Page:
FK (2): A breathtaking third encounter with Wilder resulting in an emphatic knockout to conclude the trilogy propels the Brit up the rankings. Like Alvarez, Fury harbours undisputed ambitions but it seems he will need to face mandatory challenger Dillian Whyte before a unification bout against the winner of Usyk and Anthony Joshua’s rematch.
3. Naoya Inoue
MD (3): Was introduced to British fight fans through the World Boxing Super Series and what a treat it was too. Still has time on his side and while he won’t match Pacquiao’s eight-division streak, don’t rule out another step up or two.
DC (6): Perhaps he should be higher on my list, but Inoue has truly proven during his 21 professional fights that he belongs somewhere in the top ten. Bantamweight is a tough division to have a pound-for-pound great compete at, although his credentials in the lower weights indicate something special. Inoue could be higher in my next rankings.
BD (4): Despite being less active in comparison to others, Inoue certainly remains a pound-for-pound contender with recent wins over Jason Moloney and Michael Dasamarinas. Unification bouts against either Jon Riel Casimero or a rematch with Nonito Donaire could further expand his elite credentials, despite already being a three-weight world champion.
HD (4): Naoya Inoue is a three-division champion at the age of just 28 and has looked unstoppable whilst doing so. ‘The Monster’ has finished 18 of his 21 wins and is a wrecking machine at bantamweight. He might not get the recognition he deserves from the public, but he comes in at No.4 on my list.
RJ (3): Nicknamed ‘The Monster’ for a reason. In my opinion, the most powerful puncher in the world pound-for-pound and has cruised from super fly to super bantamweight glory without any real problems.
FK (4): He may not be the biggest draw in the United Kingdom, but the Japanese’s record speaks for itself. Inoue has 21 wins with 18 knockouts and has never tasted defeat. He harbours hopes of adding the remaining bantamweight belts to his WBA and IBF titles but matchmaking with Filipino duo Nonito Donaire and John Riel Casimero has proved troublesome.
2. Oleksandr Usyk
MD (2): After two less-than-convincing performances at heavyweight, Usyk upset the odds against Anthony Josuha to prove size doesn’t always matter. Imagine a world where he and Canelo Alvarez were the same size…
DC (1): The Ukrainian handily defeated Anthony Joshua after going undisputed at cruiserweight, and we have seen very few indications that he will be getting beaten any time soon. He was always high up this list during his days at 200lb, particularly after beating Tony Bellew so comprehensively, but now it feels that you can’t deny his spot
BD (2): After being doubted upon his step-up to heavyweight as undisputed cruiserweight champion, he silenced the critics emphatically by dethroning Joshua last month with technical brilliance. He earns a deserved place in the top three, and could cement his status further with rematch victory.
HD (2): After his upset win against Anthony Joshua last month, Oleksandr Usyk has leapfrogged up to No.2 on this list. He passed his first test against one of the best current heavyweights with flying colours, having unified his cruiserweight titles before moving up in weight.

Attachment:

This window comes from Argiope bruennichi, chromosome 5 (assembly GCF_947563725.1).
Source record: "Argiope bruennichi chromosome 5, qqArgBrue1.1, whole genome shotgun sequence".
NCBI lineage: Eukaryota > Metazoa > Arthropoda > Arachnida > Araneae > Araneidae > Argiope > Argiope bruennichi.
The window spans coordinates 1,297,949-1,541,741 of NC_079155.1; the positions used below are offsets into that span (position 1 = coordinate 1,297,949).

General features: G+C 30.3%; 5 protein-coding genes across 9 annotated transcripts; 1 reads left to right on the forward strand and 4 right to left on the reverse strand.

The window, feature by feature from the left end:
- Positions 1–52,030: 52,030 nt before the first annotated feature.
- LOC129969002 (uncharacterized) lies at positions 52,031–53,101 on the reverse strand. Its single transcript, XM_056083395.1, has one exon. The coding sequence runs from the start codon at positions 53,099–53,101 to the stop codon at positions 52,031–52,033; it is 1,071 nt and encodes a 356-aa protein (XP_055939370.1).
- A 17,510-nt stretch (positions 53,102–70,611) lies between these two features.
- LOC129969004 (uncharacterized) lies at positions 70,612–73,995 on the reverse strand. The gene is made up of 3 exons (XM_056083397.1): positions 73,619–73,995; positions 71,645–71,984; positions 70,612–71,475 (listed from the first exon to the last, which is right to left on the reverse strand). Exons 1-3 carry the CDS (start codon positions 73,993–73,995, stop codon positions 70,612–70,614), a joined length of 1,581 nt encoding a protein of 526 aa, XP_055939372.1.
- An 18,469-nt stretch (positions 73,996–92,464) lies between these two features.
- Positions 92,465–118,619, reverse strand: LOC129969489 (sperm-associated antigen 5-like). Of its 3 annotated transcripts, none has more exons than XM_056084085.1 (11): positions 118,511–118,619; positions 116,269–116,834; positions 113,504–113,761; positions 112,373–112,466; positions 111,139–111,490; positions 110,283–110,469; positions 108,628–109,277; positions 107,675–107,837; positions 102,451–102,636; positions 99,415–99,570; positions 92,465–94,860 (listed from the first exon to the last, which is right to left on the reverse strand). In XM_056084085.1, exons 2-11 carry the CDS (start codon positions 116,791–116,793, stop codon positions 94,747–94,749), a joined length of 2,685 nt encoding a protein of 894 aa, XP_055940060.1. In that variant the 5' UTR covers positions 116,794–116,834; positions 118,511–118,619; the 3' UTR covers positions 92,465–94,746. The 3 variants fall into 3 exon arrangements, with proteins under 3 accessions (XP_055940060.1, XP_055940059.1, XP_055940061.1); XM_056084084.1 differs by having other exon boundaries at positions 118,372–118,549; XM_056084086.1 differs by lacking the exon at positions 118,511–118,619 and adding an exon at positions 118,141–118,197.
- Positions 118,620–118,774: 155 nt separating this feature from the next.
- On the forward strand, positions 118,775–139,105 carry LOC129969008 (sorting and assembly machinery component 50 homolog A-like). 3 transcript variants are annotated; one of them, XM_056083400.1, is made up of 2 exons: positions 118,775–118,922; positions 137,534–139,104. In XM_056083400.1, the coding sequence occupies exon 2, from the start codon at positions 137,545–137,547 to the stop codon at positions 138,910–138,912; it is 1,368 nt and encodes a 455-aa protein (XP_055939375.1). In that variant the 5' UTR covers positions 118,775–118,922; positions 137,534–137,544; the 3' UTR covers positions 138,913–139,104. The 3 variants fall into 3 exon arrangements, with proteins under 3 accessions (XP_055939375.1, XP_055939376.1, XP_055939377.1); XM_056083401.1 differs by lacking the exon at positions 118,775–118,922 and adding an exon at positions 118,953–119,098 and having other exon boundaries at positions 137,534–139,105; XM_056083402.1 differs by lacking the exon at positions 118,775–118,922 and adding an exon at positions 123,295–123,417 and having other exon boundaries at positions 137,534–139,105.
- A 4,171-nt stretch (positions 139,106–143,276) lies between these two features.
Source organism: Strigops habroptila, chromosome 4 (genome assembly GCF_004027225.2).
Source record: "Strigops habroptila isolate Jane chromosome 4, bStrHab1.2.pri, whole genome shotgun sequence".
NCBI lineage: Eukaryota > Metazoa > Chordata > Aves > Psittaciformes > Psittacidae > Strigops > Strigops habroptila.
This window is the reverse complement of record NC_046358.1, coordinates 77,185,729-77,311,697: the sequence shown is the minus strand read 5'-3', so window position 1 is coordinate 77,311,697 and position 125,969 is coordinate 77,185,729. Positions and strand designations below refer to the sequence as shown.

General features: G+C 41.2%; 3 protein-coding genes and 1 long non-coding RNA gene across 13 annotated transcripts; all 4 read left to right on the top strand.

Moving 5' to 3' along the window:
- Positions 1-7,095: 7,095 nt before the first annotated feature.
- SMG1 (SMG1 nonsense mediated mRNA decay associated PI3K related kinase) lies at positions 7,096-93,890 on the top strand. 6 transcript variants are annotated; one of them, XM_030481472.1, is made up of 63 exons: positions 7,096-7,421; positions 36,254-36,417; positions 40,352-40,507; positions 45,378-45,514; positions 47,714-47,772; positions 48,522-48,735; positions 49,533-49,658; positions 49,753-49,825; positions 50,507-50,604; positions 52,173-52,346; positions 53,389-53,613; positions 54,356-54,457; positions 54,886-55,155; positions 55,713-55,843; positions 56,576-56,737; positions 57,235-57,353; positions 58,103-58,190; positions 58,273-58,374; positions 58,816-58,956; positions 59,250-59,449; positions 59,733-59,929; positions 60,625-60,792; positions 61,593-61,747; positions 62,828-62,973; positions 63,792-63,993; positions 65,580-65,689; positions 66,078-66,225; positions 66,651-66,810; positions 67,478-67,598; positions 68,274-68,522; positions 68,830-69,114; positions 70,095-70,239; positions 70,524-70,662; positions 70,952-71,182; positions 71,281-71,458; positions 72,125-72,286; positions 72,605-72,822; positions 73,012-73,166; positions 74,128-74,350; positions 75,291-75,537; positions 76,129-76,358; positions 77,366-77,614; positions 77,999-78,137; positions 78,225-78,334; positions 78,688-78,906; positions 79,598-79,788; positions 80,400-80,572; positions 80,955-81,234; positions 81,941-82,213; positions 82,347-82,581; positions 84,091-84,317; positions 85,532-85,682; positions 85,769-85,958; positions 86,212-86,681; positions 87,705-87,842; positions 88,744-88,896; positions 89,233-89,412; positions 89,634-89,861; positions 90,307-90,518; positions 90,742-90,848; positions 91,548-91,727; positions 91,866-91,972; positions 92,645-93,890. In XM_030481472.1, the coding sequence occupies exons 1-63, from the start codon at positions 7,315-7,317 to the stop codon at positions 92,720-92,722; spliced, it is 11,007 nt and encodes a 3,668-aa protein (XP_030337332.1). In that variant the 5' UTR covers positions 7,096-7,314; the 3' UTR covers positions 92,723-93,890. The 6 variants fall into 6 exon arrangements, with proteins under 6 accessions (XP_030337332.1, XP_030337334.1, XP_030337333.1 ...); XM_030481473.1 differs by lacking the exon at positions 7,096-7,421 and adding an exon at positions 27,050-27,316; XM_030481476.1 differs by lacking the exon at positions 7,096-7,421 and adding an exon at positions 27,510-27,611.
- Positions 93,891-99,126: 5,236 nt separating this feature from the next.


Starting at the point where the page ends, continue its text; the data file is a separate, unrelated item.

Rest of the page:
RJ (2): Dismantled Joshua after conquering the cruiserweight division. Stunning wins over the likes of Murat Gassiev and Mairis Breidis, and to now step up to heavyweight and replicate that success against much bigger men is hugely impressive.
FK (3): Usyk has made a seamless transition from undisputed cruiserweight king to unified heavyweight champion. It’s hard to see how AJ can reverse the result in the rematch, while a fight with Fury – half a foot taller than Usyk – could prove one step too far for the 34-year-old.
Action Images via Reuters)
1. Canelo Alvarez
MD (1): As close to perfect as you could wish to see from a boxer; it really is that simple.
DC (3): This man is universally considered the No.1 pound-for-pound, but there is something that doesn’t sit right with his consistent dismissals of Demetrius Andrade, a very legitimate world champion whose lack of big wins seems to only be a result of his inability to attract big-name opponents. Perhaps a win over Caleb Plant for the undisputed belt will land Alvarez at my No.1.
BD (1): The Mexican undoubtedly remains the pound-for-pound king as he chases the undisputed super-middleweight crown. Consistently facing top level opponents such as Billy Joe Saunders and Callum Smith puts him no doubt as the leading fighter in the world, and could cement his status further with victory over Caleb Plant.
HD (1): Canelo Alvarez’s only loss came when he was just 23 against arguably boxing’s ‘GOAT’, Floyd Mayweather. The Mexican has proceeded to decisively put away whomever is stood across from him and is one of the most active current champions.
RJ (1): Staggering progression through the weights, and the win over Sergey Kovalev at light-heavyweight was a remarkable jump through the weights. Wins against Smith and Saunders – both expected to be real tests – cement his status as the pound-for-pound king.
FK (1): The Mexican superstar has been top of the pound-for-pound rankings for some time and that doesn’t look like changing soon. Having outclassed Billy Joe Saunders in May to add a third super middleweight belt to his collection, he can end the year as undisputed champion by defeating Caleb Plant next month.
*Fighters who missed the cut: Oscar Valdez, Callum Smith and Gennady Golovkin